Depth – Salmon flies not only come in a multitude of sizes but also weights. Deer hair will give a fly buoyancy whilst at the opposite end of the spectrum a tungsten tube bodied will make it sink very quickly. The profile of the fly will also have a significant factor on the depth it fishes. A large bushy fly will create more resistance as it swings and so will not obtain as much depth as a compact or slim-bodied fly. Of course the line you are using will have the most important role in the depth a fly fishes but even with a fast sinking line, if fished square with a fly that creates a significant drag it will not fish nearly as deep as you may expect.
Hooked Salmon Flies – Singles, Doubles, Trebles – Salmon flies were traditionally tied directly onto the hook and until relatively recently this was the primary choice. Single hooks came first but now, outside of certain countries (in Newfoundland you are only allowed to use single hooks) doubles are the most popular. Treble hooks used to be the ‘go to’ choice however with catch & release either mandatory or more and more widely practiced trebles are no longer welcome in a great many locations. If you are building a salmon fly collection from scratch and want to be able to use them universally then choosing a double or single hook will stand you in good stead.
Tube Flies – These have become increasingly popular and are now used almost as widely as those tied directly onto hooks. One of the primary advantages is that if your hook becomes damaged you can replace it without having to replace the whole fly. They also allow the fly to be tied onto many different bodies whether that be plastic, aluminium, brass or will tungsten which significantly alter the weight of the fly. As a rule of thumb a brass tube is twice the weight of an aluminium tube and a tungsten tube twice that of a brass one. The choice of flyline will dictate the depth at which the fly fishes but a heavier fly will get down to that depth more quickly.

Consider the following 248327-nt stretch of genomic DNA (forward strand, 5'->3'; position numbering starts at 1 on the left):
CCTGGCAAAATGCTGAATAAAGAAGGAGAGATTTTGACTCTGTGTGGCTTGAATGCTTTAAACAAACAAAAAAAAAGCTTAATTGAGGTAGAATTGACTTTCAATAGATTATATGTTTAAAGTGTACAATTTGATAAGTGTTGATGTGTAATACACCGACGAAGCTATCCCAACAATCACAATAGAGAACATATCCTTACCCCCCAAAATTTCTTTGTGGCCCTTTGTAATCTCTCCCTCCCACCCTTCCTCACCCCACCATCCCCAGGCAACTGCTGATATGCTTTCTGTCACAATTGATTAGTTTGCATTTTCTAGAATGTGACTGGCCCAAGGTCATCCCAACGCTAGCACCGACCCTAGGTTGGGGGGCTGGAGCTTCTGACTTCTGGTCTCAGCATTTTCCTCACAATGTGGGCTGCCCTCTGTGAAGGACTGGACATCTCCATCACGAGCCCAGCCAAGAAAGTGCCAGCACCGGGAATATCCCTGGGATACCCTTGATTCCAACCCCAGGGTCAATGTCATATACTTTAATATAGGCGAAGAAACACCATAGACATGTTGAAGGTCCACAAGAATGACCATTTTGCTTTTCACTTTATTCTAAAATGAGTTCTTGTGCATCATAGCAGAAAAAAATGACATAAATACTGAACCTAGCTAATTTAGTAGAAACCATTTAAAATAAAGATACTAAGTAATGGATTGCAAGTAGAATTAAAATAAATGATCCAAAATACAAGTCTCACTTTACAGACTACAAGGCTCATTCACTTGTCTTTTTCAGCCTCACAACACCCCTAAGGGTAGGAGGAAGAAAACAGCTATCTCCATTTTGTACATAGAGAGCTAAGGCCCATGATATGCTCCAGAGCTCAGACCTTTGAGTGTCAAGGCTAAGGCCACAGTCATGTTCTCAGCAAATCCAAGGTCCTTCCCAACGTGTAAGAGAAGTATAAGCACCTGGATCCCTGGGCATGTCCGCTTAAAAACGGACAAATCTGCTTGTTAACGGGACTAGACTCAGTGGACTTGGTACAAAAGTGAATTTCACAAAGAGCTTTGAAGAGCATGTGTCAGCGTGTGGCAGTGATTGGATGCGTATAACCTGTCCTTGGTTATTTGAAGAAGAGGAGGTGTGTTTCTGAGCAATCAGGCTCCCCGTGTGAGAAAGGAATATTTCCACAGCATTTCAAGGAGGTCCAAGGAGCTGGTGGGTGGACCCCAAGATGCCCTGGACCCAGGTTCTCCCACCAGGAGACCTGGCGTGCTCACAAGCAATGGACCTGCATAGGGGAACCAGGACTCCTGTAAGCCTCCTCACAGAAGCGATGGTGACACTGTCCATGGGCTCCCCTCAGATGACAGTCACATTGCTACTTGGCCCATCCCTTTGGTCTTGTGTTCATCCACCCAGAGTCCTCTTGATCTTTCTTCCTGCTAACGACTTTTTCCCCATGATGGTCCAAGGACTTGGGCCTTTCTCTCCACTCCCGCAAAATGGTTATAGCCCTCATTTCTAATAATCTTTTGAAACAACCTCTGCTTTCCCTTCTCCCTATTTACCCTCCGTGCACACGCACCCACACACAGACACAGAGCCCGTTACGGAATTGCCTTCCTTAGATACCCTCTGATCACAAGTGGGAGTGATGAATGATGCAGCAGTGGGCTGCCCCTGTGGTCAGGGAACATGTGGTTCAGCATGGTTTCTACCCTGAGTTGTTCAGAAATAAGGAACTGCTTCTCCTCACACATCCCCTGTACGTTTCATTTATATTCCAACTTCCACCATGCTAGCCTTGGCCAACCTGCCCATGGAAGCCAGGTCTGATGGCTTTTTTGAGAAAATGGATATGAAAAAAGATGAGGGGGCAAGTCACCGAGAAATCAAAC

The contra argument to this is that the more weight that a tube fly has the less free its movement will be in the swing.
Coneheads – For the most part conehead salmon flies are tied onto tubes which are usually made with a plastic body although recent tube designs may incorporate a metal sleeve for added weight. The coneheads may again be made with different weight materials, typically either brass or tungsten, a similar sized tungsten conehead being approx. twice the weight of a brass one.
Disc or Turbo Cones – One of the most recent developments in coneheads is the use of discs. Unlike a regular conehead, which aside from appearance is to add some weight to the fly, the disc is designed to create a level of turbulence which in turn imparts greater movement into the fibres of the fly. For this to have an impact the fly needs to be able to be of a design where the fibres will move very freely so the designs are focused on around light marabou or fur as opposed to traditional deer hair designs
Hitch Tubes – This is really a style of fishing the fly although certain tube flies are designed to be fished this way. A small hole close to the head of the fly allows the leader to be threaded into the tube at right angles. This results in the fly, which would normally be fished on the surface, to obtain a seductive wiggle as it snakes across the water surface. This style of fishing is particularly popular in Iceland and Russia but is increasingly practiced worldwide. Salmon will come up and sip the fly off the surface in a similar manner to the take you might expect from a trout. It works best when the salmon are active in summer conditions.
Dry Flies – Dead drifted or skated – Salmon dry flies are mainly made out of trimmed deer hair which provides them with buoyancy. Primarily dry flies are used on the east coast of Canada where they are almost always fished like a traditional dry-fly, cast up stream and dead drifted over a salmon. The take is usually the gentlest of sips. Alternatively and widely practiced in Russia is the technique of hitching the fly and skating it. In this method the take is often much more aggressive. In both instances it is common to strike the salmon. The other variation on this technique is the practice of dapping which is really a combination of both these techniques and is particularly popular in Ireland when fished from a boat in lochs.
All of the above Atlantic Salmon fly patterns and many more can be seen at www.SalarFlies.com
Interested in finding out more about the Atlantic Salmon Fishing hot spots around the world? Find out all there is to know at www.WhereWiseMenFish.com